A group of cross-party MPs in the UK have called on the Government to introduce a drinks return scheme with a variable deposit.
A variable deposit will see consumers pay a value which varies based on the size and material of the drinks container. An Early Day Motion signed by 19 MPs urged the Government to introduce a deposit return model which mirrors those used by Denmark, Finland, Norway and Sweden. Conservative Tracey Crouch MP, former Secretary of State for the Environment Hilary Benn MP, and former Green Party leader Caroline Lucas MP all signed the Early Day Motion.
With Nordic countries benefiting from recycling rates of higher than 90 percent, MPs believe this model will be key to tackling Britain’s waste crisis. Under a deposit return scheme consumers pay a deposit when purchasing drinks containers which they redeem when they return it to a collection point.
The UK Government is set to introduce a deposit return scheme covering England, Wales and Northern Ireland. Concerned by more than two million pieces of litter being dropped in the UK every day, the MPs recognise a deposit return scheme is crucial to combating pollution. The calls follow a landmark poll revealed last June which found four-in-five Britons believe the scheme should have a variable deposit.
Campaigners backed the MPs’ calls as they warned a flat deposit fee could make it more economical for consumers to switch from small containers to large two-litre plastic bottles. They argue a flat deposit represents a substantial percentage increase on the price of small drinks servings in small glass bottles and aluminium cans compared to larger servings in two-litre plastic bottles. For larger containers the increase is less significant.
A flat deposit fee thus risks incentivising consumers to purchase two-litre plastic bottles. They believe implementing a variable scheme is the most effective model for reducing waste.
The early day motion signed by 19 MPs reads as follows:
“That this House notes that the UK is in the midst of a catastrophic waste crisis and that, according to Keep Britain Tidy, over two million pieces of litter are dropped in the UK every day; recognises that drinks containers contribute to the crisis; notes that a Deposit Return Scheme for drinks containers in England, Wales and Northern Ireland will help fight Britain’s waste crisis; recognises that Nordic countries have best-in-class Deposit Return Scheme models inclusive of all materials with a deposit fee that varies according to the size and material of the container, and that these countries benefit from recycling rates higher than 90 percent; strongly supports the introduction of a Deposit Return Scheme for England, Wales and Northern Ireland that mirrors the tried and tested Nordic model; and calls on the Government to follow the example of these nations and introduce a world-class scheme in 2023.”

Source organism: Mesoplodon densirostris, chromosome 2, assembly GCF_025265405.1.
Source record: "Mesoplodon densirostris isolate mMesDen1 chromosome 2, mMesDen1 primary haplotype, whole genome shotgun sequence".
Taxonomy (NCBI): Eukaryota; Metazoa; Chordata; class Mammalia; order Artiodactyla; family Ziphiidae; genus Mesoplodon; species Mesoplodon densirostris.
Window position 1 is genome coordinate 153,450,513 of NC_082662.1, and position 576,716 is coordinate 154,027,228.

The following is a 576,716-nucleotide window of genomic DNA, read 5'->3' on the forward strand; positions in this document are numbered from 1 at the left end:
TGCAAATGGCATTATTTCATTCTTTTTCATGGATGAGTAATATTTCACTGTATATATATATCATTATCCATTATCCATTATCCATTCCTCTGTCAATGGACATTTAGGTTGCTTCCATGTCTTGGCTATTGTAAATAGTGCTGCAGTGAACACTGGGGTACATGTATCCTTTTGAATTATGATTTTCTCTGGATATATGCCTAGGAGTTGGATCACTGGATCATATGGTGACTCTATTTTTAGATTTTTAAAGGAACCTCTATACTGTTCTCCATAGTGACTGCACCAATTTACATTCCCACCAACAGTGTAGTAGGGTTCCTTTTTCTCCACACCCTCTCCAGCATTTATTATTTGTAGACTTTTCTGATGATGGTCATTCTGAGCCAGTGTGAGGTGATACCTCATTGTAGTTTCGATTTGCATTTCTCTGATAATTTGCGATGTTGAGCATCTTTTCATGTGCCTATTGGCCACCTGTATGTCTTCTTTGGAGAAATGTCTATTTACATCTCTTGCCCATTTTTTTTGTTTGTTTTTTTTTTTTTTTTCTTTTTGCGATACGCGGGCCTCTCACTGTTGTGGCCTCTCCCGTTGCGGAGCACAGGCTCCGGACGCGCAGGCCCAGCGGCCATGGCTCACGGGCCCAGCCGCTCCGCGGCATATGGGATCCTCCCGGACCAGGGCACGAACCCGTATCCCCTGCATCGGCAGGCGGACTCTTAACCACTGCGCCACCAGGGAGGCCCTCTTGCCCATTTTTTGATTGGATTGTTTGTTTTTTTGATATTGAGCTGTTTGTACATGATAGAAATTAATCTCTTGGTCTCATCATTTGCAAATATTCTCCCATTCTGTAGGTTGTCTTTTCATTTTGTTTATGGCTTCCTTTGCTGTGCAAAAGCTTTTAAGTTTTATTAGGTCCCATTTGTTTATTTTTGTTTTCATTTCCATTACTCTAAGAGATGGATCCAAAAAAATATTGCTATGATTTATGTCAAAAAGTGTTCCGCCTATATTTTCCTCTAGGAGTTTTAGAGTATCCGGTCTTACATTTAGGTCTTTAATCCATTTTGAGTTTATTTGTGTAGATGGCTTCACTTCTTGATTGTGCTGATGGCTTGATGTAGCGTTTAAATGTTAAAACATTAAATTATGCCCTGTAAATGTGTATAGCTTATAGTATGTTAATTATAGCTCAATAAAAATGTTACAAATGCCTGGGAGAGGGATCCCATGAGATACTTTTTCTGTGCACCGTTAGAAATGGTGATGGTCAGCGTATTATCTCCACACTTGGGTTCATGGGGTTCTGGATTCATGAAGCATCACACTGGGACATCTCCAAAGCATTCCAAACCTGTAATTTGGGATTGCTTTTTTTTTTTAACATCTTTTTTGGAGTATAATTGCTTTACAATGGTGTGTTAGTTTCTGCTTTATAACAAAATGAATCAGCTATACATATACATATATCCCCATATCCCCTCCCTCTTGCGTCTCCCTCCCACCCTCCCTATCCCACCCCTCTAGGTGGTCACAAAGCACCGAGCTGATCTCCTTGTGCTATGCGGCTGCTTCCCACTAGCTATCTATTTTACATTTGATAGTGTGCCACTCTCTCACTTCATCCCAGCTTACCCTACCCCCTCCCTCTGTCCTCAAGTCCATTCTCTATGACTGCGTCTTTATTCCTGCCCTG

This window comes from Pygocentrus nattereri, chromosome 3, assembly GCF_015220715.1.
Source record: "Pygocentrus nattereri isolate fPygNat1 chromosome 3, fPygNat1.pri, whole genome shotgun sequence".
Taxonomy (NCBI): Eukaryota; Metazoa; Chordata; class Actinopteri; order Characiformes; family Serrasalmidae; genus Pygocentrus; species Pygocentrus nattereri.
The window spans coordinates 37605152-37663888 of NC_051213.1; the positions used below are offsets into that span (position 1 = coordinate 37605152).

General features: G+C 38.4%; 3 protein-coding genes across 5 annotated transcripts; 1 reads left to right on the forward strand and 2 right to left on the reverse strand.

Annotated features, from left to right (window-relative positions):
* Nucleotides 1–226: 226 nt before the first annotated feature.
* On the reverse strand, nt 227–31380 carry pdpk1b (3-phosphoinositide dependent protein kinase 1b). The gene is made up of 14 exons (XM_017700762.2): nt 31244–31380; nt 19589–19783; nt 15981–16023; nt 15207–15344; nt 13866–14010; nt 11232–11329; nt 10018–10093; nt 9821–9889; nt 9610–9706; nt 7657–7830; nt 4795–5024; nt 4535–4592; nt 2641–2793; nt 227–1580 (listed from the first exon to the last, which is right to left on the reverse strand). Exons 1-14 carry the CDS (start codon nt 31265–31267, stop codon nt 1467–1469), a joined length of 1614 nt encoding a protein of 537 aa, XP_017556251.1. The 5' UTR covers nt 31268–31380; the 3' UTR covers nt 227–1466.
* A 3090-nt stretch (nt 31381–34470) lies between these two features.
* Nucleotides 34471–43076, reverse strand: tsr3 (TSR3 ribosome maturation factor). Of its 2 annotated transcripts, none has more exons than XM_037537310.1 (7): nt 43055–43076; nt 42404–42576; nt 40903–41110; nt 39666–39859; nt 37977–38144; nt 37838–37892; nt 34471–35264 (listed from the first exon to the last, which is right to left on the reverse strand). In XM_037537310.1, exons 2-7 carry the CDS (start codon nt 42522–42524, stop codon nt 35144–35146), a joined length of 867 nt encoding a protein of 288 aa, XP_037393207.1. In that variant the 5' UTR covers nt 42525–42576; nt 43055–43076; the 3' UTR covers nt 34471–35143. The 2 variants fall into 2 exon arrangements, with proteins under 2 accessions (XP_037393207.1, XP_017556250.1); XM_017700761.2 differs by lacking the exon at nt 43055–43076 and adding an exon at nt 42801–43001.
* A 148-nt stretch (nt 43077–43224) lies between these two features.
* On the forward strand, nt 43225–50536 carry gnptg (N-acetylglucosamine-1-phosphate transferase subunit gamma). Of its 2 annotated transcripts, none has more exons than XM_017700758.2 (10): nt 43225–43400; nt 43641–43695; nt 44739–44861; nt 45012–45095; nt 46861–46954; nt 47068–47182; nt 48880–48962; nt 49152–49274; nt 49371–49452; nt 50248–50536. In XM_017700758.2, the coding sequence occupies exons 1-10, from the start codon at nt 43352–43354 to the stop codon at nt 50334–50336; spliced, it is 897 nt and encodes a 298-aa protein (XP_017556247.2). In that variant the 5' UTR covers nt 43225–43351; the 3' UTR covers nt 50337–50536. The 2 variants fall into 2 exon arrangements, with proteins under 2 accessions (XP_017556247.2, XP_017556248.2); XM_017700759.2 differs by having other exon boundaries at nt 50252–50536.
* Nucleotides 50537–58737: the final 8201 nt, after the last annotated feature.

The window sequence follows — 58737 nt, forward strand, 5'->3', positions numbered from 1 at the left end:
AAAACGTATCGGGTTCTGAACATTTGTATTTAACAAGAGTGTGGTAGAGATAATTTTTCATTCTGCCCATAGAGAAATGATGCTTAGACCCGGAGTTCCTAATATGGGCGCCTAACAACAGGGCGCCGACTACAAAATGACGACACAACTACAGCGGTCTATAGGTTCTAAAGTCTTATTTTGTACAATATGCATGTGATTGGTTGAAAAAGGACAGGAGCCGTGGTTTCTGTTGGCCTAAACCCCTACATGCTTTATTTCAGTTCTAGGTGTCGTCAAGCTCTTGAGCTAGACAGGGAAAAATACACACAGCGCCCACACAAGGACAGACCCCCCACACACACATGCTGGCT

The calls were backed by environmental campaigner Neil Garrick-Maidment who said: “A deposit return scheme represents a seismic moment in tackling Britain’s waste crisis, but it will only do so if we get it right.
“It’s crucial for the programme to be as comprehensive as possible, with a variable-fee which reflects the differing sizes and materials used in drinks containers.
“Nordic countries have paved the way forward and enjoy some of the highest recycling rates in the world, giving Britain a roadmap to follow to ensure its own scheme has the impact needed.”